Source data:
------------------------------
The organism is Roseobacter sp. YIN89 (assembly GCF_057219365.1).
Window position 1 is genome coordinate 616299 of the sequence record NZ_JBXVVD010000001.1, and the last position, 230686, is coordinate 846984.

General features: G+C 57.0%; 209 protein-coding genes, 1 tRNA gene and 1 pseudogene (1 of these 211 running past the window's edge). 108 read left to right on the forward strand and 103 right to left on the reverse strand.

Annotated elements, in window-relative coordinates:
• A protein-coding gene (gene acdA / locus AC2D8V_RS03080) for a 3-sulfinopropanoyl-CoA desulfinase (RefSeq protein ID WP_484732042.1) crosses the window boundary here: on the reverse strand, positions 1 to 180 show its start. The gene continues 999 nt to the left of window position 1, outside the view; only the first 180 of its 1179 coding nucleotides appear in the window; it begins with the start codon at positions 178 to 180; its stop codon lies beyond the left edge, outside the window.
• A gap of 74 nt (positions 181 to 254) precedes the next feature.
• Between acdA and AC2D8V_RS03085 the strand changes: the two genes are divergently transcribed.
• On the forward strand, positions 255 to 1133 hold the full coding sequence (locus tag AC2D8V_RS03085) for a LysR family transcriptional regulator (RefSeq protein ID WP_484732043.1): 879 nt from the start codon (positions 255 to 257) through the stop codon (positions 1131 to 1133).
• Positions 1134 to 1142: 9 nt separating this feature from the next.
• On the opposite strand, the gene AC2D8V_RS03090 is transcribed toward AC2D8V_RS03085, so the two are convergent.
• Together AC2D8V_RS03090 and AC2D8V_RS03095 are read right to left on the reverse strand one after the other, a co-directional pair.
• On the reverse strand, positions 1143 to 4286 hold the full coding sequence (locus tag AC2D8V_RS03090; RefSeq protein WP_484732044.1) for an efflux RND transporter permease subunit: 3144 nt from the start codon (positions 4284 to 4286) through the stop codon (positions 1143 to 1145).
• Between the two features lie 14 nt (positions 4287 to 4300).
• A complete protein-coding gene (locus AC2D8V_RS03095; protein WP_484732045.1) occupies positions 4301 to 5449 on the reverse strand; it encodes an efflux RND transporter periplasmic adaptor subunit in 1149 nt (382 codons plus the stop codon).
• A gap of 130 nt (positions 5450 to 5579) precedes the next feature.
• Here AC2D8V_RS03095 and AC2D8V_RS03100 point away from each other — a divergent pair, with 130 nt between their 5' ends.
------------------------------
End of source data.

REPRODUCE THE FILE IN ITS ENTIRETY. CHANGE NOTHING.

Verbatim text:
The organism is Roseobacter sp. YIN89 (assembly GCF_057219365.1).
Window position 1 is genome coordinate 616299 of the sequence record NZ_JBXVVD010000001.1, and the last position, 230686, is coordinate 846984.

General features: G+C 57.0%; 209 protein-coding genes, 1 tRNA gene and 1 pseudogene (1 of these 211 running past the window's edge). 108 read left to right on the forward strand and 103 right to left on the reverse strand.

Annotated elements, in window-relative coordinates:
• A protein-coding gene (gene acdA / locus AC2D8V_RS03080) for a 3-sulfinopropanoyl-CoA desulfinase (RefSeq protein ID WP_484732042.1) crosses the window boundary here: on the reverse strand, positions 1 to 180 show its start. The gene continues 999 nt to the left of window position 1, outside the view; only the first 180 of its 1179 coding nucleotides appear in the window; it begins with the start codon at positions 178 to 180; its stop codon lies beyond the left edge, outside the window.
• A gap of 74 nt (positions 181 to 254) precedes the next feature.
• Between acdA and AC2D8V_RS03085 the strand changes: the two genes are divergently transcribed.
• On the forward strand, positions 255 to 1133 hold the full coding sequence (locus tag AC2D8V_RS03085) for a LysR family transcriptional regulator (RefSeq protein ID WP_484732043.1): 879 nt from the start codon (positions 255 to 257) through the stop codon (positions 1131 to 1133).
• Positions 1134 to 1142: 9 nt separating this feature from the next.
• On the opposite strand, the gene AC2D8V_RS03090 is transcribed toward AC2D8V_RS03085, so the two are convergent.
• Together AC2D8V_RS03090 and AC2D8V_RS03095 are read right to left on the reverse strand one after the other, a co-directional pair.
• On the reverse strand, positions 1143 to 4286 hold the full coding sequence (locus tag AC2D8V_RS03090; RefSeq protein WP_484732044.1) for an efflux RND transporter permease subunit: 3144 nt from the start codon (positions 4284 to 4286) through the stop codon (positions 1143 to 1145).
• Between the two features lie 14 nt (positions 4287 to 4300).
• A complete protein-coding gene (locus AC2D8V_RS03095; protein WP_484732045.1) occupies positions 4301 to 5449 on the reverse strand; it encodes an efflux RND transporter periplasmic adaptor subunit in 1149 nt (382 codons plus the stop codon).
• A gap of 130 nt (positions 5450 to 5579) precedes the next feature.
• Here AC2D8V_RS03095 and AC2D8V_RS03100 point away from each other — a divergent pair, with 130 nt between their 5' ends.